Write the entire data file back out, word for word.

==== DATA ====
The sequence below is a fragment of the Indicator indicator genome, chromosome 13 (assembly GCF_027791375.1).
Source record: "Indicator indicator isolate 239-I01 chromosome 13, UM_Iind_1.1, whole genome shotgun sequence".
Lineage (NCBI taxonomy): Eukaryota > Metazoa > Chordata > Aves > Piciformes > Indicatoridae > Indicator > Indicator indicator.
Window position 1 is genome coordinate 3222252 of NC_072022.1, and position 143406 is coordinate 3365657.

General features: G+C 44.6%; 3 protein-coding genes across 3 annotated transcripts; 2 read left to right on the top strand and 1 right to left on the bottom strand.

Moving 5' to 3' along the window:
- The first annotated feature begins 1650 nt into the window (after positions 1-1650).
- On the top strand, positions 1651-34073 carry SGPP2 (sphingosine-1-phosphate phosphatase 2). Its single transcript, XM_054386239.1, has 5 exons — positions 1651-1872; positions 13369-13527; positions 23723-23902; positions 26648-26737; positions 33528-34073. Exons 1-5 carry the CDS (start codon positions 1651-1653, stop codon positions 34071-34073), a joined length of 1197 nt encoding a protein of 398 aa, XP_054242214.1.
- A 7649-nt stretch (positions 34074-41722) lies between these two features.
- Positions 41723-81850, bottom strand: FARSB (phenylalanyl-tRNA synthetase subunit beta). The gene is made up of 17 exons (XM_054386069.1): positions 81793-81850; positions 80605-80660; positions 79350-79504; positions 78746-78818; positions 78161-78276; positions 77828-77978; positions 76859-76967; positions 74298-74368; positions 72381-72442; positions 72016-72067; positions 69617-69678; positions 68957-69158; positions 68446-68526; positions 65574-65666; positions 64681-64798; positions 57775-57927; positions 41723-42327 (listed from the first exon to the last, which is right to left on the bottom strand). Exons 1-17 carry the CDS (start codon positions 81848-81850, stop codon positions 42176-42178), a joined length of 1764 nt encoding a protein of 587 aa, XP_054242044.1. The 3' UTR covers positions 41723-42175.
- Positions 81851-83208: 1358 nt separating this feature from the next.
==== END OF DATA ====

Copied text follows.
The sequence below is a fragment of the Indicator indicator genome, chromosome 13 (assembly GCF_027791375.1).
Source record: "Indicator indicator isolate 239-I01 chromosome 13, UM_Iind_1.1, whole genome shotgun sequence".
Lineage (NCBI taxonomy): Eukaryota > Metazoa > Chordata > Aves > Piciformes > Indicatoridae > Indicator > Indicator indicator.
Window position 1 is genome coordinate 3222252 of NC_072022.1, and position 143406 is coordinate 3365657.

General features: G+C 44.6%; 3 protein-coding genes across 3 annotated transcripts; 2 read left to right on the top strand and 1 right to left on the bottom strand.

Moving 5' to 3' along the window:
- The first annotated feature begins 1650 nt into the window (after positions 1-1650).
- On the top strand, positions 1651-34073 carry SGPP2 (sphingosine-1-phosphate phosphatase 2). Its single transcript, XM_054386239.1, has 5 exons — positions 1651-1872; positions 13369-13527; positions 23723-23902; positions 26648-26737; positions 33528-34073. Exons 1-5 carry the CDS (start codon positions 1651-1653, stop codon positions 34071-34073), a joined length of 1197 nt encoding a protein of 398 aa, XP_054242214.1.
- A 7649-nt stretch (positions 34074-41722) lies between these two features.
- Positions 41723-81850, bottom strand: FARSB (phenylalanyl-tRNA synthetase subunit beta). The gene is made up of 17 exons (XM_054386069.1): positions 81793-81850; positions 80605-80660; positions 79350-79504; positions 78746-78818; positions 78161-78276; positions 77828-77978; positions 76859-76967; positions 74298-74368; positions 72381-72442; positions 72016-72067; positions 69617-69678; positions 68957-69158; positions 68446-68526; positions 65574-65666; positions 64681-64798; positions 57775-57927; positions 41723-42327 (listed from the first exon to the last, which is right to left on the bottom strand). Exons 1-17 carry the CDS (start codon positions 81848-81850, stop codon positions 42176-42178), a joined length of 1764 nt encoding a protein of 587 aa, XP_054242044.1. The 3' UTR covers positions 41723-42175.
- Positions 81851-83208: 1358 nt separating this feature from the next.